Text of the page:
Climate health
Environmental Monitoring and Governance

29 May 2024, Antigua and Barbuda - Health is a powerful and compelling argument for climate action. We need to build coherence and foster collaboration across partners and donors alike to accelerate the allocation of finance for climate and health solutions initiatives in Small Island Developing States (SIDS).

The point was raised by the Prime Minister of the Kingdom of Tonga, Hon. Hu’akavameiliku Siaosi Sovaleni, who added that such financing must be predictable, accessible, and effective. He was speaking during a dialogue on the second day of the 4th International Conference of Small Island Developing States (SIDS4) hosted by the Secretariat of the Pacific Regional Environment Programme (SPREP) through the Pacific Climate Change Centre (PCCC) and the University of Melbourne Climate Futures.

The gathering, held on Tuesday 28 May at the American University of Antigua, brought together leaders, youth, partners, and representatives from SIDS to underscore the urgent need for cross-sectoral responses to climate-related health and equity issues.

Prime Minister Hu’akavameiliku emphasised the urgent need for cohesive action, noting that while many countries include health priorities in their Nationally Determined Contributions (NDCs) and National Adaptation Plans (NAPs), actual funding for health-related projects remain woefully inadequate. 

"We must elevate health to the forefront of climate discussions and ensure that it receives the necessary financial support to drive transformative change,” said Hon. Hu’akavameiliku. 

The Prime Minister of Tonga also echoed the significance of collaboration, particularly in localising research initiatives through dedicated centres such as the Pacific Climate Change Centre.  Such emphasis on localised research not only ensures that solutions are tailored to the specific needs and circumstances of communities but also fosters a sense of ownership and empowerment among local stakeholders.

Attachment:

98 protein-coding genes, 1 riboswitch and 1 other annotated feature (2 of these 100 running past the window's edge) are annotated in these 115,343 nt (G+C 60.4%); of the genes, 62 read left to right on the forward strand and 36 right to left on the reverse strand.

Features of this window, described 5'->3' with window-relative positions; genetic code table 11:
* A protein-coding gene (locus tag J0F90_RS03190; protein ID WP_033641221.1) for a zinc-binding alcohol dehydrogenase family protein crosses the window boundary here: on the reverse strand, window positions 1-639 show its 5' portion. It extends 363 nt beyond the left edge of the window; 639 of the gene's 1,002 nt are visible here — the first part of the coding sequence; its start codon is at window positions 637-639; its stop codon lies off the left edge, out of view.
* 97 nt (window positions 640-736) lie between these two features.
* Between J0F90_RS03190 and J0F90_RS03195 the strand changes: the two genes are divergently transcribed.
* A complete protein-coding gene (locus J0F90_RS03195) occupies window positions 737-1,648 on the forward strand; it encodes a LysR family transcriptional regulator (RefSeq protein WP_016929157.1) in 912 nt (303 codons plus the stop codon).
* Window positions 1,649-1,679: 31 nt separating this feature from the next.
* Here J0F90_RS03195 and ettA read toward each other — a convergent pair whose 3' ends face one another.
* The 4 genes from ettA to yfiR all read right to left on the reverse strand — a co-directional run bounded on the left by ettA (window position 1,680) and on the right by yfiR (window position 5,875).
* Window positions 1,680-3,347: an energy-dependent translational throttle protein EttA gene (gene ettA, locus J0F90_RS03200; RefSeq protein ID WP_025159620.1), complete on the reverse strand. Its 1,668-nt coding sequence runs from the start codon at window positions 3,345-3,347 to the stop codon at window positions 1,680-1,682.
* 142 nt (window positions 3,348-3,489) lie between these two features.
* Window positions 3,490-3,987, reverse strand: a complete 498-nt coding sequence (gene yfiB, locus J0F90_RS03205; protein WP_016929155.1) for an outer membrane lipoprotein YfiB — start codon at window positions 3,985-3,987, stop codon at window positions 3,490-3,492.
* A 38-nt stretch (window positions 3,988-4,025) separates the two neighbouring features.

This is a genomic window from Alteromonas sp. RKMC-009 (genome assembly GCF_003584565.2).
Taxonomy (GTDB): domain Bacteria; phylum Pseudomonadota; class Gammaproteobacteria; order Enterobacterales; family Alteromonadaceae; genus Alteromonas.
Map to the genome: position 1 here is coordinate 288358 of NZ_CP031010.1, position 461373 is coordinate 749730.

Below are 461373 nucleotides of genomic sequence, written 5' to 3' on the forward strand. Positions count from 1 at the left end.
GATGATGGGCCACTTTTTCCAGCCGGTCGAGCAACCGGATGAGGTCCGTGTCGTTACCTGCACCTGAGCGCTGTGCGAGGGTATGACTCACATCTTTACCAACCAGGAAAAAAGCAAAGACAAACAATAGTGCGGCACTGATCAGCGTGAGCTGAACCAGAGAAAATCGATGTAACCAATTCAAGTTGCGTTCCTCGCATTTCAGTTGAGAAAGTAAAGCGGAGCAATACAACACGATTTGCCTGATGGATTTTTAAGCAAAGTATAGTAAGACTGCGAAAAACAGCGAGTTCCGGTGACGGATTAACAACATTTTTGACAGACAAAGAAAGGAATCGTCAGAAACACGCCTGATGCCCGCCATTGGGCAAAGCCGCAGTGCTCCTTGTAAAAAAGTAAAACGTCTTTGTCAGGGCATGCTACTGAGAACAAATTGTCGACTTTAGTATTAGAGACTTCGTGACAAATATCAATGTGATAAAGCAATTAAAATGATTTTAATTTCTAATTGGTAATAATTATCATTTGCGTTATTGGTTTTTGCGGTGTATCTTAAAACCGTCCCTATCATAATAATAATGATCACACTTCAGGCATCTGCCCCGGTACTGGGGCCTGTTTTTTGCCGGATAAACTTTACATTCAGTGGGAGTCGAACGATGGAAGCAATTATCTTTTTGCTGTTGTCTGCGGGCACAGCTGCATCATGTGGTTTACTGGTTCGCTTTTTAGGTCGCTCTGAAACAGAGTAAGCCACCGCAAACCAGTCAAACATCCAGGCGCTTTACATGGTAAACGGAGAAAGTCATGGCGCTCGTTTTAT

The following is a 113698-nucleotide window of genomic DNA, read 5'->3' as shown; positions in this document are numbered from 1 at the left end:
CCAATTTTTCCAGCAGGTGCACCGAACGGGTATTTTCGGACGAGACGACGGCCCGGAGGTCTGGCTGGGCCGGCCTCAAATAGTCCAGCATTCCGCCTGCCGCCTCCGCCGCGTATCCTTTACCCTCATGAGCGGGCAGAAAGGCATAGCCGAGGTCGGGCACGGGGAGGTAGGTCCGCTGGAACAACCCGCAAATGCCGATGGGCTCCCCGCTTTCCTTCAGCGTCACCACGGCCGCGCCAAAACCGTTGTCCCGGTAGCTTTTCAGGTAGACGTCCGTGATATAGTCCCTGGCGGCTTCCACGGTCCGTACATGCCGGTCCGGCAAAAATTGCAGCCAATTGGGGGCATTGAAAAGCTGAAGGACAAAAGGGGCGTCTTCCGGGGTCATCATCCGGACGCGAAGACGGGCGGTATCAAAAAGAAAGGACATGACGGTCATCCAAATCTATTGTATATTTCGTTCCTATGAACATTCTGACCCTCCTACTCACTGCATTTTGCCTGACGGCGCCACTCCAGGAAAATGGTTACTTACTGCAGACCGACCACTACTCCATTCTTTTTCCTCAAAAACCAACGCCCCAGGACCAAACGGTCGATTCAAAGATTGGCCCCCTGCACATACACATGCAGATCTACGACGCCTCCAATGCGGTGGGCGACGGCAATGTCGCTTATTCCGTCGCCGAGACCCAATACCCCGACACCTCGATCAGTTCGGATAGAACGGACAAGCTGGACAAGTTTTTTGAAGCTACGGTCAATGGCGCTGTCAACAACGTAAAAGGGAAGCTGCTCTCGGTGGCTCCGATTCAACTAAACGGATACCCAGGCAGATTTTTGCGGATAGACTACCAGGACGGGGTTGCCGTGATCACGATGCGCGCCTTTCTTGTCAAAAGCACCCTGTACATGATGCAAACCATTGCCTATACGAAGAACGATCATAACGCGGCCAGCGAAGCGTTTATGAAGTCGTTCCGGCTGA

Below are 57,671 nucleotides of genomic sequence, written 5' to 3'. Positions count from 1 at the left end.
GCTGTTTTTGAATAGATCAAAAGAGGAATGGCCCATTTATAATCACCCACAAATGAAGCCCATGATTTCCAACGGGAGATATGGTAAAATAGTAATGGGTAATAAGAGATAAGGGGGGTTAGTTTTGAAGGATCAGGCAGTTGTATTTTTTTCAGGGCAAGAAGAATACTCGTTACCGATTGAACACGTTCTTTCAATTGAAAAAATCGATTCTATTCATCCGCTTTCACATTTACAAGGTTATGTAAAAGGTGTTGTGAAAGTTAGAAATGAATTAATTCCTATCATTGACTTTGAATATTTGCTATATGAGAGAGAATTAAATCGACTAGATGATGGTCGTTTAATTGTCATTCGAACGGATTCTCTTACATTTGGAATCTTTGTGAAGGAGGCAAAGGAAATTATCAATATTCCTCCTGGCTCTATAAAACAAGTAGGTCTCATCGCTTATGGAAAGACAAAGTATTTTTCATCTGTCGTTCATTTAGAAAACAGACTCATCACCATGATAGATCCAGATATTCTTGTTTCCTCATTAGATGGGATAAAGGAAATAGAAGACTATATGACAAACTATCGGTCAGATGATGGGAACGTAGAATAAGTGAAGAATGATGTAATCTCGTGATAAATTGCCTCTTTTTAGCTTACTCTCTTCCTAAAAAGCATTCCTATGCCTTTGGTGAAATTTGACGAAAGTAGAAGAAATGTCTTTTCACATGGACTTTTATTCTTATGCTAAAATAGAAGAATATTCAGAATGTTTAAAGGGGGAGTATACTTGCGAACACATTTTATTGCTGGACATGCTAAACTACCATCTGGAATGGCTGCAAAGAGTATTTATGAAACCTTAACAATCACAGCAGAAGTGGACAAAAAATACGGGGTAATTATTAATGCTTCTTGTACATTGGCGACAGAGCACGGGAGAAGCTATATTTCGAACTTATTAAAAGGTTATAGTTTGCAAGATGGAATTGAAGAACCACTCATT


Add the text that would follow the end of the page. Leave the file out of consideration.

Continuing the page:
Climate Health SIDS4

“Through collaborative endeavours, countries like Tonga can harness knowledge, scientific expertise, and international support to tackle climate challenges head-on, paving the way for sustainable development and enduring resilience”.

The Ambassador for Climate Change of the Government of Australia, Ms Kirstin Tilly, reiterated the role Australia as a partner to the small islands play in addressing the health and wellbeing impacts of climate change. 

“We identify opportunities for knowledge sharing and the development of international standards as well as highlight the ways Australia can support its neighbours to protect and promote health in their climate change responses,” she said.

Through its National Health and Climate Strategy, the government of Australia is dedicated to tackling the health impacts of climate change domestically, while also extending support to small island nations including the Pacific through collaborative projects and capacity-building initiatives

This partnership aims to enhance regional resilience by sharing expertise, resources, and innovative solutions tailored to the unique challenges faced by small island communities.